Header image by reynermedia on flickr / creative commons 2.0
Today’s post comes from Renee in North Dakota
If you believe everything you hear from Moody’s and Forbes, North Dakota is rolling up the sidewalks and blowing away. That isn’t quite the case, but some people have lost jobs and are leaving the area. Conservative legislators are talking about State agencies needing to make cuts due to decreased tax revenue. (All they will have to do is not fill all the unfilled positions in State Government and they can make up the shortfall). The lines are still long in Walmart, though, and traffic can still be a problem in town.
Two weeks ago, our County Commission approved a conditional permit for the construction of a wind farm south of town between Dickinson and Schefield. A week later, the same County Commissioners ordered a moratorium on the approval of any other wind farms. The rationale was to see how the wind farm company treats the landowners and the communities that could be affected by the turbines.
The wind farm is a very controversial topic in our county. A few months ago, this same company tried to get a permit to construct a wind farm just east of Dickinson. Those turbines would have almost surrounded two small communities. There was such division and strife and upset among the people who would have been affected that the County Commission denied the permit. They reasoned that community peace and harmony were more important than the revenue that the company would bring to land owners and the county. The land owners in favor of the wind farm reasoned that they should be able to do what they want with their land, and what right had the County Commission to tell them otherwise. There are fewer land owners involved in the wind farm that was just approved, but letters to the editor from those impacted indicated that division and strife is happening in this case, too.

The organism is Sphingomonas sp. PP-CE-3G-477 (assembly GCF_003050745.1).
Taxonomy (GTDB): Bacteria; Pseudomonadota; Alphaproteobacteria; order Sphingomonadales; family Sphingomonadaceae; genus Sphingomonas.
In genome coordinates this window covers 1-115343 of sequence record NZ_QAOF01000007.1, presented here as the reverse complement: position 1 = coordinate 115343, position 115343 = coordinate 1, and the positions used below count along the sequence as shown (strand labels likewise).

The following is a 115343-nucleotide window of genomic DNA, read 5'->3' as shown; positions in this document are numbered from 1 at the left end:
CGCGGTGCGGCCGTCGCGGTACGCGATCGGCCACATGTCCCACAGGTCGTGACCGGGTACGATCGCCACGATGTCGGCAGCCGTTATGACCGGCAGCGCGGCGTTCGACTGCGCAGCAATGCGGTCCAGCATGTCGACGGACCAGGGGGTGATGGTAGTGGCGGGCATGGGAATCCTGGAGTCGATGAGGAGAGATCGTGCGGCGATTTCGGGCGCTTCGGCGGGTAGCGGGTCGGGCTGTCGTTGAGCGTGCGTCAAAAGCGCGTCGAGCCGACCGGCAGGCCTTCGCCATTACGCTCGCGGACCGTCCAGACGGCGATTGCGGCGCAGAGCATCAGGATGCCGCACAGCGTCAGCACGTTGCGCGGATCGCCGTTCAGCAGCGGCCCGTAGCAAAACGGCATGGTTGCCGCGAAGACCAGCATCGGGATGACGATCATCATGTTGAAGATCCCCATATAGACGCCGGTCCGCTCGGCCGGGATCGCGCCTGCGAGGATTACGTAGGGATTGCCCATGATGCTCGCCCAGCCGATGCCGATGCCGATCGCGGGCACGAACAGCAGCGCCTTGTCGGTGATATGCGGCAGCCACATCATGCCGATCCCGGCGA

The first modern wind turbines in our county were put in place by the Holy Sisters at the Benedictine Priory east of town. One of the nuns was an engineer who reasoned that if they could supply their own electricity they could save money heating and cooling their enormous convent. She designed and managed the construction of much of the system. The Sacred Heart turbines are smaller than the ones that are being built now. I tend to think of wind energy as “good” energy, making less of an impact on the environment, but the controversy in the county has made me see that having a bunch of wind turbines on your property could be a real problem. I guess that they are quite noisy, they cast shadows that can be visually distressing, and they can be hazardous to migratory birds. Some of the landowners may have a wind turbine as close as 1700 feet from their front door. It also seems that wind energy companies are no more ethical or easier to work with than are oil companies. This is what the County Commissioners wanted to assess before they approved any more wind energy production.
It is hard to know what attitude to take regarding energy production. Oil pipelines leak. Oil tanker cars on trains explode. Fracking can contaminate the ground water. Coal plants destroy the atmosphere, and now wind farms cause division and strife in communities. The City of Dickinson just got an award from Harvard University’s John F. Kennedy School of Government for its infrastructure prioritization policy for municipal building projects during our recent oil boom. Projects concerning life safety received the highest priority while those that affected all citizens and projects funded by outside grants came next. Someone made some good decisions at the right time, and I guess we will be ready when the boom comes again. It remains to be seen if our county becomes covered with wind turbines. I am glad I don’t have to make that decision.
Which way does the wind blow?